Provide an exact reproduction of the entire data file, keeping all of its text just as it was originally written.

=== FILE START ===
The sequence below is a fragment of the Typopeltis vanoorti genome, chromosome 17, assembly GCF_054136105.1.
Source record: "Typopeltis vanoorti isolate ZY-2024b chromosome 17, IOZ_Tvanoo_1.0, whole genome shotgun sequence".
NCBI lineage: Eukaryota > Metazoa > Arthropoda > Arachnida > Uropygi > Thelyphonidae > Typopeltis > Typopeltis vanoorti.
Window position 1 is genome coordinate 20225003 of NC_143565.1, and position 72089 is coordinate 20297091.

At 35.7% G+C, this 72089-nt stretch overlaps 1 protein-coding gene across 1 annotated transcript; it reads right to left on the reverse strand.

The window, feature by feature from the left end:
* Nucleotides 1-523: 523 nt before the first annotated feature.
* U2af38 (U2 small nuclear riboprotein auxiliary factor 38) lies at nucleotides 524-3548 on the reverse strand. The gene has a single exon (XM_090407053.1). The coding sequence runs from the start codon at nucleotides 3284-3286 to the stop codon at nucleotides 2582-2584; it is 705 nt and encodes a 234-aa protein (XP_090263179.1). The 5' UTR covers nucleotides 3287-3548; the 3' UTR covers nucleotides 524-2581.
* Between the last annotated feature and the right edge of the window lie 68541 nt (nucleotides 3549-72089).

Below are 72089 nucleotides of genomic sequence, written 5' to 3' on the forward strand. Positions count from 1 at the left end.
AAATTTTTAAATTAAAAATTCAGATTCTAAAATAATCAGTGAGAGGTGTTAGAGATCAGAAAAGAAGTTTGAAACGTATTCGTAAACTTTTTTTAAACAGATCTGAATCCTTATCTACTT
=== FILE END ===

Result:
The sequence below is a fragment of the Typopeltis vanoorti genome, chromosome 17, assembly GCF_054136105.1.
Source record: "Typopeltis vanoorti isolate ZY-2024b chromosome 17, IOZ_Tvanoo_1.0, whole genome shotgun sequence".
NCBI lineage: Eukaryota > Metazoa > Arthropoda > Arachnida > Uropygi > Thelyphonidae > Typopeltis > Typopeltis vanoorti.
Window position 1 is genome coordinate 20225003 of NC_143565.1, and position 72089 is coordinate 20297091.

At 35.7% G+C, this 72089-nt stretch overlaps 1 protein-coding gene across 1 annotated transcript; it reads right to left on the reverse strand.

The window, feature by feature from the left end:
* Nucleotides 1-523: 523 nt before the first annotated feature.
* U2af38 (U2 small nuclear riboprotein auxiliary factor 38) lies at nucleotides 524-3548 on the reverse strand. The gene has a single exon (XM_090407053.1). The coding sequence runs from the start codon at nucleotides 3284-3286 to the stop codon at nucleotides 2582-2584; it is 705 nt and encodes a 234-aa protein (XP_090263179.1). The 5' UTR covers nucleotides 3287-3548; the 3' UTR covers nucleotides 524-2581.
* Between the last annotated feature and the right edge of the window lie 68541 nt (nucleotides 3549-72089).

Below are 72089 nucleotides of genomic sequence, written 5' to 3' on the forward strand. Positions count from 1 at the left end.
AAATTTTTAAATTAAAAATTCAGATTCTAAAATAATCAGTGAGAGGTGTTAGAGATCAGAAAAGAAGTTTGAAACGTATTCGTAAACTTTTTTTAAACAGATCTGAATCCTTATCTACTT